Political experiences and dilemmas are only one aspect of the circumstances of women of color which merit examination. Another is our humanity. Who are are we? What are our lives like? The answers can be varied but have some common threads. We are members of a society focused on appearance, surface beauty, that excludes us from the start because the standard in use begins with straight blond hair, blue eyes and thin, pre-pubescent bodies. Women of color are more likely to have brown or hazel eyes, hair colors ranging from light brown to black, and bodies with larger breasts and hips than the flat-chested, hipless models presented in the media as the ideal. From birth we are indoctrinated with propaganda that says we are ugly and unworthy of attention, respect, and inclusion. This is not new. At the end of legal slavery in the US, as abolitionists, including African American men, and Suffragettes, white women, worked to expand voting rights, these groups agreed to exclude Black women from having voting rights..

Images of us, in television, film, print media and in popular culture, if they portray us at all, show us as ignorant, dirty, unethical, criminal, addicts, whores & prostitutes, desperate, angry, uneducated, subservient, welfare abusers, over-emotional, unreasonable, crazy and again as ugly. These are the overwhelming majority of images presented of women of color with no equivalent counterbalance of images of hard worker, intelligent, success against the odds, survival in spite of the challenges, celibate, educational achiever, creative, maintainer of religious, family and cultural traditions, nor of the extraordinary abuses we have endured at the hands of white men, white women and men of color. And, we are castigated whenever we mention these realities. The outpouring of hostility toward Alice Walker's The Color Purple by men who attacked it while admitting they had not and would never read it. Similar, earlier attacks on Michele Wallace for Black Macho and The Myth of The Superwoman for pointing out that common commentary about Black women as tough survivors was a mechanism to trivialize or ignore the dire circumstances in which we are not surviving but are being destroyed without social notice and without understanding ourselves what is happening.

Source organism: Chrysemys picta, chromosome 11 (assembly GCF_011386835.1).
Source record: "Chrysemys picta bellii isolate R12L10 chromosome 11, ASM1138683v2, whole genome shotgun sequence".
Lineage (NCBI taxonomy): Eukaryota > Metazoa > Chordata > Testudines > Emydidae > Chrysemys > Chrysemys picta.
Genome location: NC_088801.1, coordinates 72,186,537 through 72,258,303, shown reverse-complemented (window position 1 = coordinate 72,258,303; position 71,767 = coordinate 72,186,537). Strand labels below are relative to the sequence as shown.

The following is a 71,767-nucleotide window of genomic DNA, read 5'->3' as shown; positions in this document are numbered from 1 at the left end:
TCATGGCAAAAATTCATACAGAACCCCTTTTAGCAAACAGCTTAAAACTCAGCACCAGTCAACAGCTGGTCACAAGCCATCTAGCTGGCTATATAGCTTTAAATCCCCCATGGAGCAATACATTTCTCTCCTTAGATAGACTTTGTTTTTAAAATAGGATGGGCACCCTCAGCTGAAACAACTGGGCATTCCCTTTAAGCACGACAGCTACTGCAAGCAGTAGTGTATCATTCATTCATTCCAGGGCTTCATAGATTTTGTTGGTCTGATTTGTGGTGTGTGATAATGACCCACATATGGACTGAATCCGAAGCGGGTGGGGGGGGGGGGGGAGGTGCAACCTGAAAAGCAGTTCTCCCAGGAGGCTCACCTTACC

How many people who read Toni Morrison's Song of Solomon recognise that the young, black woman character, who earns a college education but still can only get a job as a maid for a rich, white woman, is fiction taken from life. I was one of the thousands of such young women who worked as slave labor for $10 a week and a sofa to sleep on in the basement recreation room without any privacy for work as a live-in maid, in order to be able to attend Cheney State College (now University) in Pennsylvania. The colleges and universities were the employment offices and screening mechanisms for the elite to exploit us. In 1962 and before, young women of color were not given sports scholarships or even on campus janitorships. There is a world of difference between having a job to which one goes for a few hours and a live-in experience in which one is demeaned around the clock. Since there was no public transportation to Broomall, Pennsylvania where I was enslaved, and since my employers would not transport me to Cheyney, the Dean of Women who made these arrangement also arranged for a faculty member to give me a ride to campus. However, this African American faculty member, who through the years has earned a national reputation for civil rights research and writing, would not pick me up where I stayed or go out of his way other than to stop a moment on the highway and allow me to get in. I was never informed regarding whether he was paid to give me a ride. So I had to walk, about a mile, from where I stayed to wait for him on the highway. I had to be there before he went by. He would not wait for me. On the return trip, I had to wait in the parking lot and be ready for his departure. This was during the winter in November, December, January and February, in rain and snow and ice. Only through the regular letters received from a lifelong, heroin-addicted friend, whose extraordinary intellectual brilliance was destroyed in an era when African American men in science and medicine whose aspirations were outside the box, did I survive. Despite his addiction, Georgie inspired my studies and aroused my intellectual curiousity, from Will Durant's book, The Story of Philosophy, including our much discussed essay, The Death of Socrates, to lengthy discussions about the reaction to giftedness, to genius among African Americans and other people of color. I was fortunate. Most women of color do not have a Georgie friend (male or female) in their lives, which accounts for the high rates of suicides among many of our most gifted. How are women of color expected to survive when generally excluded from all of the reward systems? We are not rewarded for personal sacrifice, nor for education, experience, skill or talent. No matter what progress has been achieved thus far, we remain on the bottom.